reshoring manufacturing jobs

Many companies now, however, including such massive manufacturers as Ford, General Electric, Whirlpool, Apple, and Wal-Mart, are heavily investing in reshoring. The Boston Consulting Group recently conducted a study that found that executives at over half—54%—of companies based in the U.S. with more than $1 million in sales are either planning on or actively considering bringing back production from China to the U.S. A similar survey in 2012 found that only 37% of executives were planning to reshore.

According to these executives, economic conditions seem to favor reshoring. Although specific circumstances and the benefits are unique to every company, there generally are three main reasons to reshore.

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1. Narrowing Gap in Pay

A significant factor behind offshoring to countries like China has been lower costs of labor which led to lower manufacturing costs overall. This pay gap, however, has been recently shrinking. The International Labor Organization found that real wages in Asia were up by 7.1%-7.8% every year between 2000 and 2008.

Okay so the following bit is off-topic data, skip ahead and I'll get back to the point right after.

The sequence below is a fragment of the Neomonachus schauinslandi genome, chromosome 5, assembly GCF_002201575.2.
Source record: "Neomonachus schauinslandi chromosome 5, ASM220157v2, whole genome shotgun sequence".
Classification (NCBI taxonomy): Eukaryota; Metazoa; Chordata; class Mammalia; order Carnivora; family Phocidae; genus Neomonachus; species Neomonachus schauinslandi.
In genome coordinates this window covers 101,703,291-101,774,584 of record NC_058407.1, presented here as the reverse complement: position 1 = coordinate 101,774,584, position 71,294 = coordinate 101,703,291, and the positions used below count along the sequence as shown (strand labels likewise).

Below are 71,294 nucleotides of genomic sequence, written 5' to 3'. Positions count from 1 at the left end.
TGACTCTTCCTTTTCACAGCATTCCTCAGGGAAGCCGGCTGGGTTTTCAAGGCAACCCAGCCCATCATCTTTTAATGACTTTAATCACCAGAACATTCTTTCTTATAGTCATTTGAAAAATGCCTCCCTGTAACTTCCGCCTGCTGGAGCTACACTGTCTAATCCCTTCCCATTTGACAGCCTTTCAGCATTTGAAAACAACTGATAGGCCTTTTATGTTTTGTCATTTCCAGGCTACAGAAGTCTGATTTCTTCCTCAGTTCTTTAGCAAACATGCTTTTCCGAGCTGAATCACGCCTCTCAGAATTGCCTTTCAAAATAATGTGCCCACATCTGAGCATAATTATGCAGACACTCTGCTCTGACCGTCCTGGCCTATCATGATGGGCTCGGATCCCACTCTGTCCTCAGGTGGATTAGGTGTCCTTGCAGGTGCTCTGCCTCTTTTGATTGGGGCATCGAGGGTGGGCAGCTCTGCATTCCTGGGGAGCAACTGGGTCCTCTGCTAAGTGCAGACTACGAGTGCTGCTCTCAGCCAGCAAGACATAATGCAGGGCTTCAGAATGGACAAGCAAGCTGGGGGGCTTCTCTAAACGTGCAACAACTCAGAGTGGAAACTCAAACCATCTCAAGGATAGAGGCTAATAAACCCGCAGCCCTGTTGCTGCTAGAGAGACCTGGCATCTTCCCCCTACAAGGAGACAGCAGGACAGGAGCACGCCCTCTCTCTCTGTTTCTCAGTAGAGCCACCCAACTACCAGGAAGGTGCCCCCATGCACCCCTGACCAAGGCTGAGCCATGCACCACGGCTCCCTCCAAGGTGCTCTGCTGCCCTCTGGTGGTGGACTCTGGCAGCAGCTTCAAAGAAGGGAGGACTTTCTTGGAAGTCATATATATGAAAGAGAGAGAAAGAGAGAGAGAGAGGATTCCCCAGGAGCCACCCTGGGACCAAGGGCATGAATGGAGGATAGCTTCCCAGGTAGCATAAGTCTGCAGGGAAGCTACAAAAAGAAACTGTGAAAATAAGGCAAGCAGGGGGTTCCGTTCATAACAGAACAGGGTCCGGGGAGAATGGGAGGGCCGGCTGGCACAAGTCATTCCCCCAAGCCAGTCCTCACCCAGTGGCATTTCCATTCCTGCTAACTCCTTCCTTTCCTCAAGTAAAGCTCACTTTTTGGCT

In addition, according to the Boston Consulting Group, the average Chinese worker received 10% higher pay and benefits every year between 200 and 2005, which jumped to 19% every year between 2005 and 2010. The Chinese government has even set a target to increase the minimum wage by 15% every year until 2015.

The Economist reports that, following a 2010 strike, Honda gave its workers a 47% raise in pay, while the Foxconn Technology Group, manufacturer for big tech firms such as Apple, doubled the wages for their workers.

By contrast, the McKinsey group reports that pay in advanced countries grew by only 0.5%-0.9% from 2000 to 2008. Real wages in America—declining annually 2.2% since 2005—are comparatively more favorable to manufacturing firms.

2. Lower Energy Costs in the U.S.

Energy costs are critical to any company considering reshoring. Since 2005, wholesale prices for natural gases have fallen by 50% thanks to a rise in large-scale deposits from underground shale deposits yielded through hydraulic fracturing. In contrast, natural gas is three times more expensive in France, China, and Germany, and prices are expected to remain that way for several decades.